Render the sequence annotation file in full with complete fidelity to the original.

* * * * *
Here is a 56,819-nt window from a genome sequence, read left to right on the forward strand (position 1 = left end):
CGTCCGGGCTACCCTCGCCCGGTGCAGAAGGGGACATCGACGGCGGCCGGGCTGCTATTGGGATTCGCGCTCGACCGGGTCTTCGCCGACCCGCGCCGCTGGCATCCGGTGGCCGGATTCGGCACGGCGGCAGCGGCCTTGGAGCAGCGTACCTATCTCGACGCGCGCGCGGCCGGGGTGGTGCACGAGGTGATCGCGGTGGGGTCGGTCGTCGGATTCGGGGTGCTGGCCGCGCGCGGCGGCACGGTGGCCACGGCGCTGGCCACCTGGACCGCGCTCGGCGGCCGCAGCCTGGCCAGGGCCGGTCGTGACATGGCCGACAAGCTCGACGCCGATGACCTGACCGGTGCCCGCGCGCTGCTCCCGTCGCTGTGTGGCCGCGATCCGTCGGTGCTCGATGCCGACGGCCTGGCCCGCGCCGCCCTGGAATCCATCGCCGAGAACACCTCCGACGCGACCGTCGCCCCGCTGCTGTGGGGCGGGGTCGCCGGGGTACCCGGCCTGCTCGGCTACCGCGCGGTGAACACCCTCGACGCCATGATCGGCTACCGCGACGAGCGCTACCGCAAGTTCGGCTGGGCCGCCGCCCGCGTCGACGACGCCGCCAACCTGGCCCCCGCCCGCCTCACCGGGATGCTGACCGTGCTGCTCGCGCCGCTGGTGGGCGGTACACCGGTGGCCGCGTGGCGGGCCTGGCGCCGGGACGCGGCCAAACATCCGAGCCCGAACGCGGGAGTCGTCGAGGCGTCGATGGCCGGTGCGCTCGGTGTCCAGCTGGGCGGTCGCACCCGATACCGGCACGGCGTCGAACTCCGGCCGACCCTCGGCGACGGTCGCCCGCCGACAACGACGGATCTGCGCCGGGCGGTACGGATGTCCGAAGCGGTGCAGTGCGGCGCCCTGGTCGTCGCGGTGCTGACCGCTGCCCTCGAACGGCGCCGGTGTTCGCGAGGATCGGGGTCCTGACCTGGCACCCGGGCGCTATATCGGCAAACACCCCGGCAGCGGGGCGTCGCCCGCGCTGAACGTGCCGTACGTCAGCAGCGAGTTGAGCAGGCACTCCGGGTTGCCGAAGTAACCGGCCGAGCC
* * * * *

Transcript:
Here is a 56,819-nt window from a genome sequence, read left to right on the forward strand (position 1 = left end):
CGTCCGGGCTACCCTCGCCCGGTGCAGAAGGGGACATCGACGGCGGCCGGGCTGCTATTGGGATTCGCGCTCGACCGGGTCTTCGCCGACCCGCGCCGCTGGCATCCGGTGGCCGGATTCGGCACGGCGGCAGCGGCCTTGGAGCAGCGTACCTATCTCGACGCGCGCGCGGCCGGGGTGGTGCACGAGGTGATCGCGGTGGGGTCGGTCGTCGGATTCGGGGTGCTGGCCGCGCGCGGCGGCACGGTGGCCACGGCGCTGGCCACCTGGACCGCGCTCGGCGGCCGCAGCCTGGCCAGGGCCGGTCGTGACATGGCCGACAAGCTCGACGCCGATGACCTGACCGGTGCCCGCGCGCTGCTCCCGTCGCTGTGTGGCCGCGATCCGTCGGTGCTCGATGCCGACGGCCTGGCCCGCGCCGCCCTGGAATCCATCGCCGAGAACACCTCCGACGCGACCGTCGCCCCGCTGCTGTGGGGCGGGGTCGCCGGGGTACCCGGCCTGCTCGGCTACCGCGCGGTGAACACCCTCGACGCCATGATCGGCTACCGCGACGAGCGCTACCGCAAGTTCGGCTGGGCCGCCGCCCGCGTCGACGACGCCGCCAACCTGGCCCCCGCCCGCCTCACCGGGATGCTGACCGTGCTGCTCGCGCCGCTGGTGGGCGGTACACCGGTGGCCGCGTGGCGGGCCTGGCGCCGGGACGCGGCCAAACATCCGAGCCCGAACGCGGGAGTCGTCGAGGCGTCGATGGCCGGTGCGCTCGGTGTCCAGCTGGGCGGTCGCACCCGATACCGGCACGGCGTCGAACTCCGGCCGACCCTCGGCGACGGTCGCCCGCCGACAACGACGGATCTGCGCCGGGCGGTACGGATGTCCGAAGCGGTGCAGTGCGGCGCCCTGGTCGTCGCGGTGCTGACCGCTGCCCTCGAACGGCGCCGGTGTTCGCGAGGATCGGGGTCCTGACCTGGCACCCGGGCGCTATATCGGCAAACACCCCGGCAGCGGGGCGTCGCCCGCGCTGAACGTGCCGTACGTCAGCAGCGAGTTGAGCAGGCACTCCGGGTTGCCGAAGTAACCGGCCGAGCC